Many former Whitianga Sea Scout members look back on their childhood full of adventure with fondness. These nostalgic memories span as far back as 1947 when Sea Scouts was first initiated in Mercury Bay. However, unfortunately since 2020, the pandemic has caused these memory making moments to come to a grinding halt. Group Leader, Chrissie Reilly, fears that the repercussions of Whitianga Sea Scouts’ temporary cessation, may become permanent and that today’s local children will miss out on the incredible opportunities that were presented to generations before them through Sea Scouts.
“We tried really hard to keep Sea Scouts going after the lockdowns, but it was impossible to keep up and running with too few leaders to look after all the kids,” informs Chrissie. She further explains the difficulties of this, especially in the face of Whitianga Sea Scouts’ few remaining group leaders who were susceptible to the virus, some becoming ill with covid, leaving them with even fewer volunteers and therefore fewer options.
“We had to close for longer than we had planned, but now that we’re trying to organise to reopen, we are finding that many children are still very interested in being a part of Sea Scouts, but we are really lacking in parent help and volunteers.”
Sea Scouts has been reported to have significantly benefited the young people, aged from 6 to 14 years old, who have participated in the non-formal educational programme, gaining several outdoor survival skills such as knot tying and foraging knowledge, as well as experiencing the adventurous sports like rock climbing, kayaking and sailing. “The other essential, but often overlooked, skill the young people learn during their time in scouts, is how to be both independent and a good team player,” says Chrissie. “It’s also been widely noticed that many children who are members of scouts tend to be more mature and responsible. This is mainly mentioned after school camps when teachers are blown away with how self-sufficient some of the young ones were, especially in setting up their own tents, scrubbing their dishes, and cleaning up after themselves straight away, with no fuss,” laughs Chrissie.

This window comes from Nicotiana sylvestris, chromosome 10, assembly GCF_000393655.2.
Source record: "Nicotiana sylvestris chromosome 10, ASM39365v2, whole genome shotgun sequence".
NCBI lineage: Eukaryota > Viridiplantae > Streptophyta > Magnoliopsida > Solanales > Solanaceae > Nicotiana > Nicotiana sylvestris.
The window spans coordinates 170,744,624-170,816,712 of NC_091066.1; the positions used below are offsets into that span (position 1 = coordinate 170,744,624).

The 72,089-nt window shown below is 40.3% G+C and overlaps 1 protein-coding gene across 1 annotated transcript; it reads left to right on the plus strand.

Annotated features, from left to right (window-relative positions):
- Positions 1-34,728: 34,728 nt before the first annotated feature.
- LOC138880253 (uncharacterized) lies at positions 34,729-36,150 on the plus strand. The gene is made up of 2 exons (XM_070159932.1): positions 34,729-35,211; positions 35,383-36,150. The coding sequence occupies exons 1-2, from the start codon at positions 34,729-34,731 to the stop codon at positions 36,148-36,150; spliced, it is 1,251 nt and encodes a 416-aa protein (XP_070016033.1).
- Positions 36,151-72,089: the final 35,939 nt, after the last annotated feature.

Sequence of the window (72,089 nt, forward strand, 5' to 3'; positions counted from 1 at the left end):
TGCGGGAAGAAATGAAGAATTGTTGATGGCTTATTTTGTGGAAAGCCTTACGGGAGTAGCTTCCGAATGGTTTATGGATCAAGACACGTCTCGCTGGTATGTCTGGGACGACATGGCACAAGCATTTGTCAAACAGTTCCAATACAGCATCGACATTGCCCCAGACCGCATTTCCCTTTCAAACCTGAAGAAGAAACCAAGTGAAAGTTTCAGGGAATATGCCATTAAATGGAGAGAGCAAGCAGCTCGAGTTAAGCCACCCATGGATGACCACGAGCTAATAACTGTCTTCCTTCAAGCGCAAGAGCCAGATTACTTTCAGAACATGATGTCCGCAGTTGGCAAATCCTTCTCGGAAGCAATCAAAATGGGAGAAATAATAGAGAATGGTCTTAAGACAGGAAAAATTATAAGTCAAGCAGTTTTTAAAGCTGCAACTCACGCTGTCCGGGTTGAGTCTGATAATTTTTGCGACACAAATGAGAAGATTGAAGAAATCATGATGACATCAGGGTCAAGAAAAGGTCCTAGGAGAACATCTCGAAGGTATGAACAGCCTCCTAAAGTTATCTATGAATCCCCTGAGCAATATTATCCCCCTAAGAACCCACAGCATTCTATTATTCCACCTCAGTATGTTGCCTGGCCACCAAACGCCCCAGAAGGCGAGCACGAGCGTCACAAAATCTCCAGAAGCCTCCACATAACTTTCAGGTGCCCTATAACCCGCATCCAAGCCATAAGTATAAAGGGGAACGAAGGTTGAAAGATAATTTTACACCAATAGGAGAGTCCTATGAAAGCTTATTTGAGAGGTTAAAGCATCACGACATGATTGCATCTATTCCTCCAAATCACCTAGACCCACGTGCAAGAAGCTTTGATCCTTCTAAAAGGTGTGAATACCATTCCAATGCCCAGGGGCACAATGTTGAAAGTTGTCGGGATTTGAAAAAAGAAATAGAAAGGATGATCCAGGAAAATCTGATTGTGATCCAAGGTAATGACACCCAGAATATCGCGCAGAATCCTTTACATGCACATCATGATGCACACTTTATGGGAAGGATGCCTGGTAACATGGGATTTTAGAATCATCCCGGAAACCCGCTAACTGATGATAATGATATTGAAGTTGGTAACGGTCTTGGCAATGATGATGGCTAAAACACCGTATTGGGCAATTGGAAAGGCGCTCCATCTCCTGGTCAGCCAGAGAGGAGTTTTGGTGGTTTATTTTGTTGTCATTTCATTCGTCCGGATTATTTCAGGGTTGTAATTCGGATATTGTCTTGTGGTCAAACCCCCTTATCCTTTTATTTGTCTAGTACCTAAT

Mike Brown, Chairman of Whitianga Sea Scouts, reports that they are on the lookout for people who are aged 18 and over who would be interested in a leadership role or being on the committee, including a secretary, grant application person, fundraising manager and eventually, a new chairperson. “Chrissie has been a part of Whitianga Sea Scouts as Group Leader for the past 8 years, while I have been Chairman for six years. We now feel it is time for some fresh blood (personnel) to give Whitianga Sea Scouts another burst of life. It has been an extremely rewarding time, well spent, watching each young person flourish with the help of Sea Scouts. Chrissie and I will still be on the scenes until we have found some suitable people to step in and even then, we will be there to help.”
To become a leader, each applicant must undergo a background check and the Initial Training Process, which will include gaining a first aid certificate unless the applicant already holds a valid one. “The ‘Initial Training Process’ sounds intimidating, although in reality it is actually learning how to do all the fun stuff, like abseiling and kayaking,” says Mike. “It’s definitely not just young people who get to have the fun!” Chrissie and Mike also encourage previous scout leaders and locals with interesting skills or talents to come along, even just for one night, to teach the scouts something new.
Whitianga Sea Scouts has been seeking a premises to call their own. They have raised significant funds for this and are currently awaiting consent from Thames-Coromandel District Council. “I want to thank the Mercury Bay Rugby Club for allowing us to use their facilities in the past and for continuing to do so until we officially have a space to go to. They have been an incredible support,” says Mike.
“There are many exciting things planned for Whitianga Sea Scouts,” says Chrissie. “I know all the kids are keen. We now just need the adults to be keen too.”
To get in touch with Whitianga Sea Scouts, email: email@example.com.
Pictured: Sea Scouts leaders at a Cub rally, 1949.